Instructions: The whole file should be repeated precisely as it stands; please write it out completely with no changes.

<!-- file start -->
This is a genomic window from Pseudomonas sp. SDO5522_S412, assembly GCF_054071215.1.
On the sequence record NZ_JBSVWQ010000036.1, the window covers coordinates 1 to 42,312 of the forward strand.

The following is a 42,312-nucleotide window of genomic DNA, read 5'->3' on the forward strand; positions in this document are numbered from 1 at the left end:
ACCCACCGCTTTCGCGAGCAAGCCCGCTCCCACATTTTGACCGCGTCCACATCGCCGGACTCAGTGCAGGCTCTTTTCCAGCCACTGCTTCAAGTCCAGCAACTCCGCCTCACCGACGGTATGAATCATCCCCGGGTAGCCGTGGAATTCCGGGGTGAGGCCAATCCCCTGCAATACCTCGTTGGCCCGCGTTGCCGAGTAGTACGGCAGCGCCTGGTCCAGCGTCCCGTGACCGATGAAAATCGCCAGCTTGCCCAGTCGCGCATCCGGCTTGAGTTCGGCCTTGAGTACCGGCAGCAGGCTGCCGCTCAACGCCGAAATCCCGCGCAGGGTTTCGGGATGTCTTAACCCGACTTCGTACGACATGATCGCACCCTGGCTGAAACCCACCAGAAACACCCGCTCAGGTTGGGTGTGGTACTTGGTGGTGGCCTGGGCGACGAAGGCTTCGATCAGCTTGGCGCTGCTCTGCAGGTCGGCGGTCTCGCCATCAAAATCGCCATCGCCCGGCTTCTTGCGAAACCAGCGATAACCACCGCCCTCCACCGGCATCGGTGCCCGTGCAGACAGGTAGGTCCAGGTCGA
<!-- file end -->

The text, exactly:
This is a genomic window from Pseudomonas sp. SDO5522_S412, assembly GCF_054071215.1.
On the sequence record NZ_JBSVWQ010000036.1, the window covers coordinates 1 to 42,312 of the forward strand.

The following is a 42,312-nucleotide window of genomic DNA, read 5'->3' on the forward strand; positions in this document are numbered from 1 at the left end:
ACCCACCGCTTTCGCGAGCAAGCCCGCTCCCACATTTTGACCGCGTCCACATCGCCGGACTCAGTGCAGGCTCTTTTCCAGCCACTGCTTCAAGTCCAGCAACTCCGCCTCACCGACGGTATGAATCATCCCCGGGTAGCCGTGGAATTCCGGGGTGAGGCCAATCCCCTGCAATACCTCGTTGGCCCGCGTTGCCGAGTAGTACGGCAGCGCCTGGTCCAGCGTCCCGTGACCGATGAAAATCGCCAGCTTGCCCAGTCGCGCATCCGGCTTGAGTTCGGCCTTGAGTACCGGCAGCAGGCTGCCGCTCAACGCCGAAATCCCGCGCAGGGTTTCGGGATGTCTTAACCCGACTTCGTACGACATGATCGCACCCTGGCTGAAACCCACCAGAAACACCCGCTCAGGTTGGGTGTGGTACTTGGTGGTGGCCTGGGCGACGAAGGCTTCGATCAGCTTGGCGCTGCTCTGCAGGTCGGCGGTCTCGCCATCAAAATCGCCATCGCCCGGCTTCTTGCGAAACCAGCGATAACCACCGCCCTCCACCGGCATCGGTGCCCGTGCAGACAGGTAGGTCCAGGTCGA